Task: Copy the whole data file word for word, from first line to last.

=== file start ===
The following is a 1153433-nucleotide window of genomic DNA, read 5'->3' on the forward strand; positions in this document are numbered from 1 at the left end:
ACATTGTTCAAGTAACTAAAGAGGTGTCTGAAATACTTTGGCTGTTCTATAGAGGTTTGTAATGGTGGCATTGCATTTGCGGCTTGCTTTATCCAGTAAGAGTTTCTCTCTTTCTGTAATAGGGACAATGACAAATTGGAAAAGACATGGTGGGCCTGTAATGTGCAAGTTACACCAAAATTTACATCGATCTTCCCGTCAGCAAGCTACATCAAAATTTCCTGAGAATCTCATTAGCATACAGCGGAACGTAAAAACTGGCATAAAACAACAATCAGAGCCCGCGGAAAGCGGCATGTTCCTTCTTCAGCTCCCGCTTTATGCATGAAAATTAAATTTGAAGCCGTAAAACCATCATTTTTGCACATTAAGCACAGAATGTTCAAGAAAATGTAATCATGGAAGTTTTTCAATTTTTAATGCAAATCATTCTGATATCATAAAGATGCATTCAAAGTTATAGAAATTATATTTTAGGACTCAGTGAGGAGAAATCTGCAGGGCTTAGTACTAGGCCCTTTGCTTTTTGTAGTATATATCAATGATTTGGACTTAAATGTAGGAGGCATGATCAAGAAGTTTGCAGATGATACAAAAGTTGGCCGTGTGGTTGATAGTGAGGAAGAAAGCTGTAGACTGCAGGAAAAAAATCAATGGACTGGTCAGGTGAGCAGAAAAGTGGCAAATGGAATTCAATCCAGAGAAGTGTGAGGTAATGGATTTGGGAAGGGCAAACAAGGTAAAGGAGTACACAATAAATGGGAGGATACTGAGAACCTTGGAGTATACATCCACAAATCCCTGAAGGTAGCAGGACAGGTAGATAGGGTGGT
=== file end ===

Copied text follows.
The following is a 1153433-nucleotide window of genomic DNA, read 5'->3' on the forward strand; positions in this document are numbered from 1 at the left end:
ACATTGTTCAAGTAACTAAAGAGGTGTCTGAAATACTTTGGCTGTTCTATAGAGGTTTGTAATGGTGGCATTGCATTTGCGGCTTGCTTTATCCAGTAAGAGTTTCTCTCTTTCTGTAATAGGGACAATGACAAATTGGAAAAGACATGGTGGGCCTGTAATGTGCAAGTTACACCAAAATTTACATCGATCTTCCCGTCAGCAAGCTACATCAAAATTTCCTGAGAATCTCATTAGCATACAGCGGAACGTAAAAACTGGCATAAAACAACAATCAGAGCCCGCGGAAAGCGGCATGTTCCTTCTTCAGCTCCCGCTTTATGCATGAAAATTAAATTTGAAGCCGTAAAACCATCATTTTTGCACATTAAGCACAGAATGTTCAAGAAAATGTAATCATGGAAGTTTTTCAATTTTTAATGCAAATCATTCTGATATCATAAAGATGCATTCAAAGTTATAGAAATTATATTTTAGGACTCAGTGAGGAGAAATCTGCAGGGCTTAGTACTAGGCCCTTTGCTTTTTGTAGTATATATCAATGATTTGGACTTAAATGTAGGAGGCATGATCAAGAAGTTTGCAGATGATACAAAAGTTGGCCGTGTGGTTGATAGTGAGGAAGAAAGCTGTAGACTGCAGGAAAAAAATCAATGGACTGGTCAGGTGAGCAGAAAAGTGGCAAATGGAATTCAATCCAGAGAAGTGTGAGGTAATGGATTTGGGAAGGGCAAACAAGGTAAAGGAGTACACAATAAATGGGAGGATACTGAGAACCTTGGAGTATACATCCACAAATCCCTGAAGGTAGCAGGACAGGTAGATAGGGTGGT